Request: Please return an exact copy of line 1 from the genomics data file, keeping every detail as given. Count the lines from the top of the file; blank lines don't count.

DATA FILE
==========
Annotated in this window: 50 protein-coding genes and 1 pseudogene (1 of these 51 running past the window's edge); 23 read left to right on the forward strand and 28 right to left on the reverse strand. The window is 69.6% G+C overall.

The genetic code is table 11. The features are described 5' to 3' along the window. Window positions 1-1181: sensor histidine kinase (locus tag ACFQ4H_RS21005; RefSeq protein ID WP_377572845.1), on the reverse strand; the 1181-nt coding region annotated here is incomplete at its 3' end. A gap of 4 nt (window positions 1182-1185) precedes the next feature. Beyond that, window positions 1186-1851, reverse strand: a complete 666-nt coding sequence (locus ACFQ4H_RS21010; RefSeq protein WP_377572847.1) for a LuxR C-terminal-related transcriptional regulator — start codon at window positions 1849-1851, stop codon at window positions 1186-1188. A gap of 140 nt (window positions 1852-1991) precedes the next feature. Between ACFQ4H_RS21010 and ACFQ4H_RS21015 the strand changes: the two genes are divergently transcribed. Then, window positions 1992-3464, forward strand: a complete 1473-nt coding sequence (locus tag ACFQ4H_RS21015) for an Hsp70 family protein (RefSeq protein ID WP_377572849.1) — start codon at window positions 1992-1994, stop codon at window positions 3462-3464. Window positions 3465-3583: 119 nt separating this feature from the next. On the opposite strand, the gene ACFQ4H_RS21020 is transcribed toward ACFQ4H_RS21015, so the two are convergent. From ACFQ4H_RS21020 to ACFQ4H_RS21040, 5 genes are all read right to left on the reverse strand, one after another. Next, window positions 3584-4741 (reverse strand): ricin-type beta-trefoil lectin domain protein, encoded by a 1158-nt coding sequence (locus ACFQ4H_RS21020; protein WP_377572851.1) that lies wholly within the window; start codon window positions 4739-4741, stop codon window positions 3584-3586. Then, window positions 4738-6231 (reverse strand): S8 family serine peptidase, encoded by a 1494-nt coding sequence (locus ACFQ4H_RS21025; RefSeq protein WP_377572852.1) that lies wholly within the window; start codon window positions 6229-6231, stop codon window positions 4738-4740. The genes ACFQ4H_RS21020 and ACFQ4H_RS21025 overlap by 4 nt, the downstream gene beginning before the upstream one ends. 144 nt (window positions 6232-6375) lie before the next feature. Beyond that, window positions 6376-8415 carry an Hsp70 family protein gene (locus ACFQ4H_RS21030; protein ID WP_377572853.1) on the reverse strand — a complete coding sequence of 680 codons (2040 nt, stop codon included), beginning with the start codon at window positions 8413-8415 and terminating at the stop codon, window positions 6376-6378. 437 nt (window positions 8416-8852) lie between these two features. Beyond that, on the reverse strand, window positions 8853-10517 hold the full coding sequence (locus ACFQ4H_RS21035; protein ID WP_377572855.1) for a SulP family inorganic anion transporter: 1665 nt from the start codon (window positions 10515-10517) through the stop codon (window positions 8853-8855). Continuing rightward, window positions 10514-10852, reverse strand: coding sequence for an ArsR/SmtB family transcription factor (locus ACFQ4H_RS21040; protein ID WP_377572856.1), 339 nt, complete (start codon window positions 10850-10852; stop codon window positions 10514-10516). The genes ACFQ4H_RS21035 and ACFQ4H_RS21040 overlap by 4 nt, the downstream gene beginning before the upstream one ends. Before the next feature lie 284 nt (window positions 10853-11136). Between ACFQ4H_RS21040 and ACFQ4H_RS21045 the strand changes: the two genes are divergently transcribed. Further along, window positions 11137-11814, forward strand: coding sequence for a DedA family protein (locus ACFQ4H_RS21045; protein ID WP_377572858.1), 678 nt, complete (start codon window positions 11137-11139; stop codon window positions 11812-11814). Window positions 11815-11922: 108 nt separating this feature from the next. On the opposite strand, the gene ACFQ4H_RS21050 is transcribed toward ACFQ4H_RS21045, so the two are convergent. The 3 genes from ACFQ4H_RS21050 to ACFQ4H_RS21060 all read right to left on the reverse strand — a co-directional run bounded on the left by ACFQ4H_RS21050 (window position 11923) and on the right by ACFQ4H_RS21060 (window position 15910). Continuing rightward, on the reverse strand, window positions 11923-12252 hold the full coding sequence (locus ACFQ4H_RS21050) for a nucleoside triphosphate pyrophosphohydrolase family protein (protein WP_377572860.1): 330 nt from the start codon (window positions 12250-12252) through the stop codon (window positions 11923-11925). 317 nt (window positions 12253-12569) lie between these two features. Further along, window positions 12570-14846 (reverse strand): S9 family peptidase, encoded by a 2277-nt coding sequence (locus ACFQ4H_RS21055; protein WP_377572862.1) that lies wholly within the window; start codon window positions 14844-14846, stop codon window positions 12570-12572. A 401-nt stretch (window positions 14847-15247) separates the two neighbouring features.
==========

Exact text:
Annotated in this window: 50 protein-coding genes and 1 pseudogene (1 of these 51 running past the window's edge); 23 read left to right on the forward strand and 28 right to left on the reverse strand. The window is 69.6% G+C overall.